Judaism is filled with rich traditions and customs that are most obvious during the religious holidays. Each Jewish holiday is generally classified and placed into one of three different categories (major, minor and modern), which helps to indicate the level of observance. More specifically, each holiday demonstrates the origin of longstanding rituals and practices unique to the Jewish faith. In general, the customs presented and observed during each holiday often relate to and connect in some way to Jewish life, occasions and life-cycle events. Most notable are the observances of certain rituals during the first Jewish mourning period, the shiva.

Certain holidays serve to celebrate the power of God that is representative and understood throughout the history of Judaism. Other holidays serve to remember and reflect upon the lessons learned from the struggles and challenges of life. Lastly, there are certain holidays intended to engage in celebrations and festivities of joy.

As the Jewish year unfolds, there is a structured way that etches the lessons of life upon the heart. In addition, during holidays and other life-cycle events Judaism sets forth a unique and prescribed series of rituals, customs and traditions for honoring and commemorating loved ones who are no longer here.

When learning about the history of each holiday, along with its rituals and practices it is important to understand the calculation of dates according to the Hebrew calendar. In particular, Jewish holidays can be a challenge, especially for those who are not familiar with the Jewish calendar and traditions because the dates always appear to be changing. In order to follow the ever-changing timing of Jewish holidays and the calculation of Jewish events, it is useful to know the differences between the Hebrew and Gregorian (civil) calendar and the strong connections to Jewish holidays.

As referenced above, Jewish holidays are generally categorized into three fields: major holidays, minor holidays, and modern holidays. All holidays are celebrated from sundown to sundown and the origin of each holiday is strongly connected to the Jewish calendar. On the chart below, please find a list of the Jewish holidays and note that each holiday begins at sundown on the evening before the date specified in the table.

Major Jewish Holidays

Major Jewish holidays are so designated because of their place and position in Biblical history. There are ten holidays that fall into this category. Within this group, there are several more distinct groupings. Rosh Hashanah (Jewish New Year) and Yom Kippur (Day of Atonement) are considered High Holy Days (or High Holidays). The Three Pilgrimage Festivals, originally designated because they were supposed to be celebrated in Jerusalem, refers to Passover, Shavuot and Sukkot holidays.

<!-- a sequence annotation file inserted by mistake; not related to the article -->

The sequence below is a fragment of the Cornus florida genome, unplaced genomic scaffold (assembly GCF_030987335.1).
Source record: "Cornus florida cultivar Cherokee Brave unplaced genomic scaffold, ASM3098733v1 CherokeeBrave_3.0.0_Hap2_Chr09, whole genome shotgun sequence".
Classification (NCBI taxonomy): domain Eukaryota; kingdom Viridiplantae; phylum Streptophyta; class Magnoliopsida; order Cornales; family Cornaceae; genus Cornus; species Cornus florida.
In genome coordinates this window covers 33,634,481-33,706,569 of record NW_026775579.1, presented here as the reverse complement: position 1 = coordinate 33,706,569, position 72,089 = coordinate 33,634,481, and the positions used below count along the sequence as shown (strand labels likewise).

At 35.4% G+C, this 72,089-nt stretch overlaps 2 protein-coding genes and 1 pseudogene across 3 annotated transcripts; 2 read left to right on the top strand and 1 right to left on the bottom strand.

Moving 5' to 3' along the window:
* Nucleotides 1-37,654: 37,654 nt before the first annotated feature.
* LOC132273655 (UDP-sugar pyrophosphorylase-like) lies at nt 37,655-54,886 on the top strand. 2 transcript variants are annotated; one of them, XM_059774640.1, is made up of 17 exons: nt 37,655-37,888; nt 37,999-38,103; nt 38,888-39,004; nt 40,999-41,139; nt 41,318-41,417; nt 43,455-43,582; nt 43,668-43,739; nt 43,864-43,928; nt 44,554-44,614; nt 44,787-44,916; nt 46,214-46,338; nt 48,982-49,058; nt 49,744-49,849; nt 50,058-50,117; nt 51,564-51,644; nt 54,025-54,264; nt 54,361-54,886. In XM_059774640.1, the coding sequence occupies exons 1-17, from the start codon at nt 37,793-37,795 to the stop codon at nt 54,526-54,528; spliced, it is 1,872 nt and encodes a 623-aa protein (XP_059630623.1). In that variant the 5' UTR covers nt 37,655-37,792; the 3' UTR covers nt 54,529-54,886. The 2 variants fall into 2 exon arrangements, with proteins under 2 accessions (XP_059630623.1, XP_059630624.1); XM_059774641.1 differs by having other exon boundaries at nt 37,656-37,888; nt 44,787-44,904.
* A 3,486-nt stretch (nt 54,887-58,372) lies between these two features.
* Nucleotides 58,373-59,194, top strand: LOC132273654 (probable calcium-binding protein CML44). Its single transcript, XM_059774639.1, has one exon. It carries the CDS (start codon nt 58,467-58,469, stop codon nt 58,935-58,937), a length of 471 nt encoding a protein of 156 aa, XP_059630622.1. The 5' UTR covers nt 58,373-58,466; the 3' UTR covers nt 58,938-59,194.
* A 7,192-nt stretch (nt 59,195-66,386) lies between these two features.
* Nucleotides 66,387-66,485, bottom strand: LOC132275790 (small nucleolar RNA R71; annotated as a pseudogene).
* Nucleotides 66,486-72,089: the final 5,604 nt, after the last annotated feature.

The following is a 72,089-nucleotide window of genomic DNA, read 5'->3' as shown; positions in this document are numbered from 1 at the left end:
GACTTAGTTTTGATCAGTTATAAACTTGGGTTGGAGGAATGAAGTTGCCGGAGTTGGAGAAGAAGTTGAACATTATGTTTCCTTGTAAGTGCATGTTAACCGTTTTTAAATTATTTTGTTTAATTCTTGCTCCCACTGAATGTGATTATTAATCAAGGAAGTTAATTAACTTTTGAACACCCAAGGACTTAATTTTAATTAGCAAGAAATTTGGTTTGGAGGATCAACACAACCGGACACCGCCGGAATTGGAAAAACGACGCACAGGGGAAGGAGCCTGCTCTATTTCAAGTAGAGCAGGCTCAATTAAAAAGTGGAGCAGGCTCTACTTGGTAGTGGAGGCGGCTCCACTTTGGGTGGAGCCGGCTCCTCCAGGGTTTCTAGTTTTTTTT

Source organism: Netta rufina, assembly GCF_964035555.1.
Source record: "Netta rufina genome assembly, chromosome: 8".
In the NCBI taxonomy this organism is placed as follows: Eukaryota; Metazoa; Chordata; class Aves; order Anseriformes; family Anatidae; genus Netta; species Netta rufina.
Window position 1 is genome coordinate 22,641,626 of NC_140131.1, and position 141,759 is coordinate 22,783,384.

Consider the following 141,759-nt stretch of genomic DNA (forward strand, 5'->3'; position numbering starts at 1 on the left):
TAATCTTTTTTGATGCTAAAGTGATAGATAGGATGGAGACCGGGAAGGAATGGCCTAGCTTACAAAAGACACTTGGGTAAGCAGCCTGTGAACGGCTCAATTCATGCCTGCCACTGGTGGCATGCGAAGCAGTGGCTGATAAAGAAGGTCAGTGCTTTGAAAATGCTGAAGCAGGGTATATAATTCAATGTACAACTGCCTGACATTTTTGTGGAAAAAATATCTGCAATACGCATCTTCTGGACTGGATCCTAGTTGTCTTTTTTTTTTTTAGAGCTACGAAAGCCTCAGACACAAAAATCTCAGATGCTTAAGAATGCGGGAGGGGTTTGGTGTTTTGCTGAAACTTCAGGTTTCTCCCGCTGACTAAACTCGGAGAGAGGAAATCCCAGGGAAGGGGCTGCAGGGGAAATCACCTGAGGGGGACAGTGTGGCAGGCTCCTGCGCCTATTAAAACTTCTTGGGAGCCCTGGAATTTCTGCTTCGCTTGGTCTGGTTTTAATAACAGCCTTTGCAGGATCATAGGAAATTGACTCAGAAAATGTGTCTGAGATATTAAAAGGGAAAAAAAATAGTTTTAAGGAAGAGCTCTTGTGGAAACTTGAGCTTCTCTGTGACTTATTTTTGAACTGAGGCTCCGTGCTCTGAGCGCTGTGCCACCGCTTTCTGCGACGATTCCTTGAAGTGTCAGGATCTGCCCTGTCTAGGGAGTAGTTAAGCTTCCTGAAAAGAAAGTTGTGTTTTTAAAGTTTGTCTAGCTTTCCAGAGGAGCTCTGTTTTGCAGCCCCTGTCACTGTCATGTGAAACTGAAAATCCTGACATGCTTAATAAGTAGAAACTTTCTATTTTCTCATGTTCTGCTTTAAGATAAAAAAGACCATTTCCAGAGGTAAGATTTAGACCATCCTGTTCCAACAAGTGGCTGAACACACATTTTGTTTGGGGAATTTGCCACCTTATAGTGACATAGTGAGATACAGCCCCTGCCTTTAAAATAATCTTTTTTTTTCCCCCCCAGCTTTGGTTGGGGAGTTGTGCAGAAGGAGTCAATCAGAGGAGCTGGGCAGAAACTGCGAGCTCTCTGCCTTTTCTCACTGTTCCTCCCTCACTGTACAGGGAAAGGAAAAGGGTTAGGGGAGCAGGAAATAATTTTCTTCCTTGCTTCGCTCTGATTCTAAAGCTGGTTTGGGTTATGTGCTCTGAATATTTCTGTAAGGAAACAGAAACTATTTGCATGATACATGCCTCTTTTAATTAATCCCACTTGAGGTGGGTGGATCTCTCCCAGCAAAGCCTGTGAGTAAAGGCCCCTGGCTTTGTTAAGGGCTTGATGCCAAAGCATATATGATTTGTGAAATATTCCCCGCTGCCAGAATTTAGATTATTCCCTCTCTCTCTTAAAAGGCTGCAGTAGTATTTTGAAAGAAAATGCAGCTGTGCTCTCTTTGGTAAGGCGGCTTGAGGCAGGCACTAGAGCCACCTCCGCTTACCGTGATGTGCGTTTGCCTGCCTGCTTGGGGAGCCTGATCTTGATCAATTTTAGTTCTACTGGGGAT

Major Holidays 5784 (2023-2024) 5785 (2024-2025) 5786 (2025-2026) 5787 (2026-2027)
Rosh Hashanah Sep 15 - 17 Oct 2 - 4 Sep 22 - Sep 24 Sep 11 - 13
Yom Kippur Sep 24 - 25 Oct 11 - 12 Oct 1 - 2 Sep 20 - 21
Sukkot Sep 29 - Oct 1  Oct 16 -18 Oct 6 - 8  Sep 25 - 27
Shmini Atzeret Oct 6 - 7 Oct 23 Oct 13 Oct 2 
Simchat Torah Oct 7 - 8 Oct 23 - 25 Oct 13 - 15 Oct 2 - 4
Hanukkah Dec 7 - 15 Dec 25 - Jan 2  Dec 14 - 22 Dec 4 - 12
Purim Mar 23 - 24
Mar 13 - 14 Mar 2 - 3 Mar 22 -23
Passover (Pesach) Apr 22 - 30 Apr 12 - 20
Apr 1 - 9
Apr 21 - 29
Shavuot Jun 11 - 13 Jun 1 - 3
May 21 - 23
Jun 10 - 12
Tish'a B'Av Aug 12 - 13 Aug 2 - 3
Jul 22 - 23
Aug 11 - 12

Within Judaism it is important to have a connection to history, family and maintain a strong tie to the community. Jewish holidays often provide time to perpetuate traditions and ensure that loved ones are properly commemorated and remembered. In fact, during the holidays, there are special prayers and services held to honor and commemorate loved ones. Participating in a Yizkor Service (a public mourning service recited by those who have lost a parent, spouse or other close relative) is a traditional prayer service recited after the Torah readings on Yom Kippur, on the last day of Passover, on the second day of Shavout and on the eighth day of Sukkot. These days provide designated time and opportunity to honor and commemorate the lives of family and close loved ones who are departed.

Minor Jewish Holidays

Minor Jewish holidays may have a basis in the Biblical text, but are developed and understood through the writings of the Talmud and other rabbinical literature. There are just over a handful of these days, many of which have significance in the shadow of major holidays.

Minor Holidays 5774 (2013-14) 5774 (2013-15) 5774 (2013-16) 5774 (2013-17)
Tu Bishvat Jan 16 Feb 4 Jan 25 Feb 11
Purim Katan Feb 14
Feb 23
Shushan Purim Mar 17 Mar 6 Mar 25 Mar 13
Days of the Omer 

Pesach Sheni May 14 May 3 May 22 May 10
Lag B'Omer May 18 May 7 May 26 May 14
Leil Selichot Sep 20 Sep 5 Sep 24 Sep 16

Modern Jewish Holidays

Modern Jewish holidays comprise the last grouping. Since Israel became a recognized state in 1948 following World War II, the Knesset or national legislature of Israel, along with the Chief Rabbinate of Israel, have established four national holidays. Yom HaShoah (Holocaust Remembrance Day), Yom Hazikaron (Israeli Memorial Day), Yom Ha’atzmaut (Israeli Independence Day), and Yom Yerushalayim (Jerusalem Day).

Major Holidays 5774 (2013-14) 5774 (2013-15) 5774 (2013-16) 5774 (2013-17)
Yom HaShoah Apr 28 Apr 16 May 5 Apr 24
Yom HaZikaron May 5 Apr 22 May 11 May 1
Yom HaAtzma'ut May 6 Apt 23 May 12 May 12
Yom Yerushalayim May 28 May 17 Jun 5 May 24

Each of the Jewish holidays carries its own customs and traditions regarding the celebration of the event. Many of the holidays may be observed differently by the different strands of Judaism.